It would take long to set out the story of the opposition, coldness, and rebuffs which this intrepid projector was now to encounter. His own sovereign was indifferent; but in England the hostility was almost rancorous. It was repeated again, in and out of Parliament, that even if the canal were ever made, it would be no more than a “stagnant ditch”; and this phrase became a favorite one with the wiseacres, who knew nothing and fancied that they understood. Stephenson, in the House of Commons, renewed his condemnation of the whole scheme, and in contemptuous style repeated the favorite phrase, “stagnant ditch.” Never faltering, our projector brought out his company, and, after untiring speechifyings, pamphlets, repasts, etc., opened the subscription. Nearly eight millions were found. In 1859 he started with the work. His faithful friend the Pasha stood by him gallantly, and supplied him with fellahs by the thousand, according to the custom of forced labor in the country. Unfortunately, within five years his patron died, and the present Pasha, who succeeded, had not the same admiration and faith in the projector. He presently took up a hostile attitude, and declined to supply any more forced labor. It is surprising that the blow did not at once wreck the undertaking; for the forced labor was an all important element in the calculations. But the indomitable De Lesseps was now a force in Europe, and many eyes were following his proceedings with curiosity and sympathy. A man who had done so much against so much was not likely to be repelled by such an obstacle.
He appealed to the Emperor Napoleon; and here we see, again, the good fortune that attended the brave adventurer. He was a connection of the Empress—indeed, it has been stated that he was grandson of one of the Scotch Kirkpatricks; and this influence stood him in good stead. Further, he had wisely made the shares of his company small enough to attract the humble investor, and, as they were held largely over the kingdom, the whole country was interested in the scheme. The Emperor dared not disregard such pressure, and, agreeing to act as umpire, made an equitable decision that satisfied both: to the effect that the Pasha was to supply as much labor as was necessary, with a rearrangement of the concession. On this, the enterprise was pursued with fresh energy. The little canal, which was to convey fresh water for the workmen, had been completed; and at last, by the year 1865, a channel had been scraped out about the depth of a respectable duckpond, and sufficient to float a small boat through. A couple of years more, and it was deep enough to carry a vessel of thirty or forty tons. It seems incredible, but this progress only excited the derision of the leading English newspapers, who talked of “cockle-shells,” and who were dull enough not to see that the problem was already solved. It was then insinuated that it was merely a coup de theatre—a cleverly arranged trick to “raise the wind,” and extract more money. The idea seemed, indeed, to be generally entertained in England that it was no more than the prophesied “stagnant ditch,” in which it was contrived to keep some water for show. More money, however, was wanting; and still this Cagliostro seems to have induced his disciples to subscribe without difficulty; and then a system of dredging, carried out on a magnificent and original scale, was introduced. Machines were contrived on the “elevator” principle, which dredged the “stuff@ from the bottom, and landed it on the banks direct. Finally, on August 15, the brilliant scene of the opening took place, in presence of the Empress, who had traveled from Paris for the purpose. The waters were admitted, and the Red and the Mediterranean Seas mingled together. A glorious day for our adventurer!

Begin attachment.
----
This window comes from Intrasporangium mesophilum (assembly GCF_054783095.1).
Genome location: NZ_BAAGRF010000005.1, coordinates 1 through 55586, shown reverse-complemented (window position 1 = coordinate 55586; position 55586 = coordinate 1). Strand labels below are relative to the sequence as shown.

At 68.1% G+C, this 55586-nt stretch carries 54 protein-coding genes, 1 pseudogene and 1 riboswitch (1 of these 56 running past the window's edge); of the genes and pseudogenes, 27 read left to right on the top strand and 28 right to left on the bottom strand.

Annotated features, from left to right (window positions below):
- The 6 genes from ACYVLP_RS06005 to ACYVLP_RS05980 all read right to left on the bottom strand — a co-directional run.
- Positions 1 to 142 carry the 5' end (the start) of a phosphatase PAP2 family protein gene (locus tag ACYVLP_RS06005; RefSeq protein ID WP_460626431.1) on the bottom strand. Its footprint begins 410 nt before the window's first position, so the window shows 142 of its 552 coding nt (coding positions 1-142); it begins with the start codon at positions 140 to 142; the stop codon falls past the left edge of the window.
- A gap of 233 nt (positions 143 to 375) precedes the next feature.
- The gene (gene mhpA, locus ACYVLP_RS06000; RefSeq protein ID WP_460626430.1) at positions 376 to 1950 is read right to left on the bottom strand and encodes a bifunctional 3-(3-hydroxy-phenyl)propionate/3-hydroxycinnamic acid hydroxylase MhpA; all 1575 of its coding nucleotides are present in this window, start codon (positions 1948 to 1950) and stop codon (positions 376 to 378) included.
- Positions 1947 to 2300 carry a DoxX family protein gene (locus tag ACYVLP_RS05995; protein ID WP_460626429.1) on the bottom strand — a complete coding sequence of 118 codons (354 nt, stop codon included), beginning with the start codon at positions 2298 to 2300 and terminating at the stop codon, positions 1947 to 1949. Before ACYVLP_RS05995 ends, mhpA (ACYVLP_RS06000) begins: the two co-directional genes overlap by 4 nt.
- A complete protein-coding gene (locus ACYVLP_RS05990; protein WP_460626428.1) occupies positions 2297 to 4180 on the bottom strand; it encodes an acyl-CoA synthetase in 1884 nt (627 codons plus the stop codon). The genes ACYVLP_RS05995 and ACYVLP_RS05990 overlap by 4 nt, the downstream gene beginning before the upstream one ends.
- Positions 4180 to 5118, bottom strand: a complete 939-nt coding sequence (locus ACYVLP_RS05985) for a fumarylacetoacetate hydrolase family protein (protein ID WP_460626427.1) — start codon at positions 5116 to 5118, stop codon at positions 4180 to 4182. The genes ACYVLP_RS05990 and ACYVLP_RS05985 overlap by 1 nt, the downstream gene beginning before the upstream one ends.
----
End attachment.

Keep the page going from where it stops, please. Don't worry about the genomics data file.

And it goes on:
The cost of this scheme corresponded to its splendor, amounting to nearly nineteen millions sterling, including the charge of interest during the construction. It was a good deal more than double the estimate; but, as we have seen, the expense of paid-for labor had not been included. The time spent had been about sixteen years. Everything had come out as the projector had prophesied—even to the profits, which, as the great Samuel said on another occasion, were “rich, beyond the dreams of avarice.” All the prophecies of the ill-wishers and the critics were falsified in the most ludicrous degree. The “silting-up,” the impossibility of keeping the mouths open, the “washing” away of the banks; and, above all, the grave statement of the Edinburgh Review, that goods could be unloaded at one side, dispatched across the isthmus by rail, and shipped again at the other side, on just as convenient and rapid a system—all these fine-spun scientific arguments have been confuted by the event. The work remains a magnificent success.